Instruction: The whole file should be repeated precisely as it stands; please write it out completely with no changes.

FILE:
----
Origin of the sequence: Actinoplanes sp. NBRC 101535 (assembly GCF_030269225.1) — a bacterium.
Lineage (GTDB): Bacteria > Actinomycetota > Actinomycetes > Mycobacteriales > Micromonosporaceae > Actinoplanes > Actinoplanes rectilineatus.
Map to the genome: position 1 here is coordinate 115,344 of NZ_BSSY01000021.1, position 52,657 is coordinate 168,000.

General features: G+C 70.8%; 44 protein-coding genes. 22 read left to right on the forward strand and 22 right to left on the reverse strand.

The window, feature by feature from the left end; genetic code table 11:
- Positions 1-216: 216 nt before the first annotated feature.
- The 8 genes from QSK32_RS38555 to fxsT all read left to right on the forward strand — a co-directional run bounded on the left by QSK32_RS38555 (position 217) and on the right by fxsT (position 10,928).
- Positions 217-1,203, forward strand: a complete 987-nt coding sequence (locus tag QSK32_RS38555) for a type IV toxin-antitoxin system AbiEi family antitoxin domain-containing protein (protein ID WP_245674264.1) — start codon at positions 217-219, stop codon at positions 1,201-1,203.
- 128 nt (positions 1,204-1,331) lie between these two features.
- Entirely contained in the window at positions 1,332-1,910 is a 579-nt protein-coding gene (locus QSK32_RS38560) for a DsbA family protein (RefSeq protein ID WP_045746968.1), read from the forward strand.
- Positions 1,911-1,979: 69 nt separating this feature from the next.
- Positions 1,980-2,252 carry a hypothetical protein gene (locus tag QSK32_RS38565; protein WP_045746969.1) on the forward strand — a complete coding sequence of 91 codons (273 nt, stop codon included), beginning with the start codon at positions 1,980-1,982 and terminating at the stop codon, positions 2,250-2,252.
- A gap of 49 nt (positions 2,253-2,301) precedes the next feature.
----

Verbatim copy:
Origin of the sequence: Actinoplanes sp. NBRC 101535 (assembly GCF_030269225.1) — a bacterium.
Lineage (GTDB): Bacteria > Actinomycetota > Actinomycetes > Mycobacteriales > Micromonosporaceae > Actinoplanes > Actinoplanes rectilineatus.
Map to the genome: position 1 here is coordinate 115,344 of NZ_BSSY01000021.1, position 52,657 is coordinate 168,000.

General features: G+C 70.8%; 44 protein-coding genes. 22 read left to right on the forward strand and 22 right to left on the reverse strand.

The window, feature by feature from the left end; genetic code table 11:
- Positions 1-216: 216 nt before the first annotated feature.
- The 8 genes from QSK32_RS38555 to fxsT all read left to right on the forward strand — a co-directional run bounded on the left by QSK32_RS38555 (position 217) and on the right by fxsT (position 10,928).
- Positions 217-1,203, forward strand: a complete 987-nt coding sequence (locus tag QSK32_RS38555) for a type IV toxin-antitoxin system AbiEi family antitoxin domain-containing protein (protein ID WP_245674264.1) — start codon at positions 217-219, stop codon at positions 1,201-1,203.
- 128 nt (positions 1,204-1,331) lie between these two features.
- Entirely contained in the window at positions 1,332-1,910 is a 579-nt protein-coding gene (locus QSK32_RS38560) for a DsbA family protein (RefSeq protein ID WP_045746968.1), read from the forward strand.
- Positions 1,911-1,979: 69 nt separating this feature from the next.
- Positions 1,980-2,252 carry a hypothetical protein gene (locus tag QSK32_RS38565; protein WP_045746969.1) on the forward strand — a complete coding sequence of 91 codons (273 nt, stop codon included), beginning with the start codon at positions 1,980-1,982 and terminating at the stop codon, positions 2,250-2,252.
- A gap of 49 nt (positions 2,253-2,301) precedes the next feature.